The internet encourages artists to give stuff away for free, and to capitalise (somehow) on abundance and reproducibility. Ben’s recent roundup of copyright-related readings quotes Jeff Jarvis to this effect: “It has taken 13 years of internet history for media companies to learn that, to give up the idea that they control something scarce they can charge consumers for.” So the answer, says Jay Rosen, is advertising: “Advertising tied to search means open gates for all users”. But while this works just fine for regularly-updated information-type content, how are works of imagination to be funded? As media professor Tim Jackson pointed out some years ago in Towards A New Media Aesthetic, the infinite reproducibility of content on the web threatens the livelihood of artists and writers to a degree that critics such as Keen believe will bring about the collapse of civilization as we know it.
Keen’s wrong. There were artists before there was copyright, and there will be afterwards. Leaving aside my speculations about experiments such as Meta-Markets, cultural forms are starting to emerge online that make use of the internet’s mutability, endlessness, unreliability and infinitely-reproducible nature. But they’re not ‘high art’, in the sense that Pope pioneered. Rather, they hark back to an earlier period of literature when aristocratic patronage was the norm, and there was little distinction between ‘high’ and ‘low’ art except in the sense of being calibrated to the tastes of the target audience.
I’ve written here previously about the ways in which alternate reality gaming is the first genuinely net-native storytelling form. I complained that this exciting form was emerging and was already being colonised by the advertising industry, through sponsorship and similar. Where and how, I wondered, would the ‘independent’ ARGs emerge?
I’d like to eat my words. Calling for ‘independent’ ARGs invoked the perspective of those cultural assumptions of ‘independence’ that both created and were created by the scarcity business model of copyright. In doing so, I ignored the fact that the internet doesn’t use a scarcity model – and hence that the concept of ‘independence’ doesn’t work in the same way. And internet users don’t seem to care that much about it.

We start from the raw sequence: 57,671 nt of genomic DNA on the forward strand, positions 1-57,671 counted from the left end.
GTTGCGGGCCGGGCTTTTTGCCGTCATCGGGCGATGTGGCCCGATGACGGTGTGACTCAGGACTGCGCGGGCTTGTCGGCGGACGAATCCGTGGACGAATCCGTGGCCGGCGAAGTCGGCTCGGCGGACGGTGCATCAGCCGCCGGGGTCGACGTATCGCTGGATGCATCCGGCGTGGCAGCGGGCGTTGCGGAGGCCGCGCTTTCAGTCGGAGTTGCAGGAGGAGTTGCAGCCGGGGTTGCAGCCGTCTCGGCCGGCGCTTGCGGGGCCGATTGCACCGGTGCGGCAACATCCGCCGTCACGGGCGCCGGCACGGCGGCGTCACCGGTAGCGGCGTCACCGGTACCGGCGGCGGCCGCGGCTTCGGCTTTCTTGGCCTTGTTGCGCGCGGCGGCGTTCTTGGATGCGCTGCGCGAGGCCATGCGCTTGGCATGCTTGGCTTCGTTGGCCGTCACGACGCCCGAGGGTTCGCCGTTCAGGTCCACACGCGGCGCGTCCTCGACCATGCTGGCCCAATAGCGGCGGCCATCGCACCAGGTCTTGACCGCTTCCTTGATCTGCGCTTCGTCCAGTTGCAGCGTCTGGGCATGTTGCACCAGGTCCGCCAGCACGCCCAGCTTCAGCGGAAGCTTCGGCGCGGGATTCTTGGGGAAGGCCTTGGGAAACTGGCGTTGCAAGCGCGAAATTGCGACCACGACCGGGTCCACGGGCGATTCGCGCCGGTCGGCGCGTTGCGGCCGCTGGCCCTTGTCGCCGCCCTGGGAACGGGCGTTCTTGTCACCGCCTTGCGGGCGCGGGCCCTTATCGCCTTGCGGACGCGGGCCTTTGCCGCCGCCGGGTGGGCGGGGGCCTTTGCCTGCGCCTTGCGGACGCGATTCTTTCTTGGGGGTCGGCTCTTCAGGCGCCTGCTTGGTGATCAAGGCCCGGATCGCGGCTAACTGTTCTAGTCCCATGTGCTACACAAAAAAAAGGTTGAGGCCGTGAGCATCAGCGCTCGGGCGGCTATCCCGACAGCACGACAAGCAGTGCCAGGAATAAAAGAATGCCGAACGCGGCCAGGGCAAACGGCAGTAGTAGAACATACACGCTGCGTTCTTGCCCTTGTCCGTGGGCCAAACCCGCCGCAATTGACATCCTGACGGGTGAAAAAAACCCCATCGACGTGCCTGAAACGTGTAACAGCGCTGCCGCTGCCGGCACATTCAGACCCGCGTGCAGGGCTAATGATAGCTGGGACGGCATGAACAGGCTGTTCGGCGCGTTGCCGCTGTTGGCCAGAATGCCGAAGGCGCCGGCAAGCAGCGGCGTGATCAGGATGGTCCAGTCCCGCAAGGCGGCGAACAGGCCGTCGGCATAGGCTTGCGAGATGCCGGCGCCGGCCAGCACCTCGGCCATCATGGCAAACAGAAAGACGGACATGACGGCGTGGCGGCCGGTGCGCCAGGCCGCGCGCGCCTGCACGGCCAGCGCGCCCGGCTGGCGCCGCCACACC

I asked Perplex City creator Dan Hon whether he thought there was a bias, or any qualitative difference, between ‘independent’ and sponsored ARGs. He told me that ARG enthusiasts don’t reall care: “It’s normally the execution of the game that will have the most impact.”
So for enthusiasts of the internet’s first native storytelling form, the issue of whether corporate sponsorship is acceptable (an idea which would beanathema to anyone raised in the modernist tradition of authorship) is completely meaningless. If anything, Dan reckons ‘independence’ counts against you: “There absolutely isn’t any value-laden bias towards indie-ARGs – in fact, if anything there’s a negative bias against them. Many players […] are quite happy to give warnings that the indie args are liable to spontaneously implode just because the people behind them are “too indie”. A quick nose around the ‘ARGs with Potential’ section on the Unfiction boards turns up enough ‘This looks like a dodgy indie affair’ style remarks to back up this statement.
So while the arts world “was divided between shock and hilarity” when Fay Weldon got jewellers Bulgari to pay an undisclosed amount for frequent mentions in a 2001 novel, there are no anxieties in the ARG community about seeing advertising converge with the arts. Perhaps one could argue that ARGers are typically computer gaming enthusiasts too, and if they can cope with expensive Playstation games they can cope with Playstation-sponsored stories.